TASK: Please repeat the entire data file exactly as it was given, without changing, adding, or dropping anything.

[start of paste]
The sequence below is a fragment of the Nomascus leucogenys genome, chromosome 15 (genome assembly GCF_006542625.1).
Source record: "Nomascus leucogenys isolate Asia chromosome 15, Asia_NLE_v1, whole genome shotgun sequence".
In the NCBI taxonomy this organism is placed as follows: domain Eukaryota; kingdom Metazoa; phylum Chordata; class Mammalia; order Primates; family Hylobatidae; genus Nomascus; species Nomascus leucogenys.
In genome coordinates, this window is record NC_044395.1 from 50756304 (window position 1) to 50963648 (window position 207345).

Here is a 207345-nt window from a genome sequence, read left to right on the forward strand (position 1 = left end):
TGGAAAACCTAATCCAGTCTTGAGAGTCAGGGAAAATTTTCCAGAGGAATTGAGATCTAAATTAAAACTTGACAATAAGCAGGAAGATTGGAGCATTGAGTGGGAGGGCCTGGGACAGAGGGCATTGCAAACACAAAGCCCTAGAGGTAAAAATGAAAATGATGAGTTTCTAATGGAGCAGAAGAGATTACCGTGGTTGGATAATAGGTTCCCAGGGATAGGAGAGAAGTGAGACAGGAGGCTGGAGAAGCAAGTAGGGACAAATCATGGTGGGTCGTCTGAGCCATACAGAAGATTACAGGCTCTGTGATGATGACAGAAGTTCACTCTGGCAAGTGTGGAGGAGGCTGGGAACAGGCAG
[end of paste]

The sequence below is a fragment of the Nomascus leucogenys genome, chromosome 15 (genome assembly GCF_006542625.1).
Source record: "Nomascus leucogenys isolate Asia chromosome 15, Asia_NLE_v1, whole genome shotgun sequence".
In the NCBI taxonomy this organism is placed as follows: domain Eukaryota; kingdom Metazoa; phylum Chordata; class Mammalia; order Primates; family Hylobatidae; genus Nomascus; species Nomascus leucogenys.
In genome coordinates, this window is record NC_044395.1 from 50756304 (window position 1) to 50963648 (window position 207345).

Here is a 207345-nt window from a genome sequence, read left to right on the forward strand (position 1 = left end):
TGGAAAACCTAATCCAGTCTTGAGAGTCAGGGAAAATTTTCCAGAGGAATTGAGATCTAAATTAAAACTTGACAATAAGCAGGAAGATTGGAGCATTGAGTGGGAGGGCCTGGGACAGAGGGCATTGCAAACACAAAGCCCTAGAGGTAAAAATGAAAATGATGAGTTTCTAATGGAGCAGAAGAGATTACCGTGGTTGGATAATAGGTTCCCAGGGATAGGAGAGAAGTGAGACAGGAGGCTGGAGAAGCAAGTAGGGACAAATCATGGTGGGTCGTCTGAGCCATACAGAAGATTACAGGCTCTGTGATGATGACAGAAGTTCACTCTGGCAAGTGTGGAGGAGGCTGGGAACAGGCAG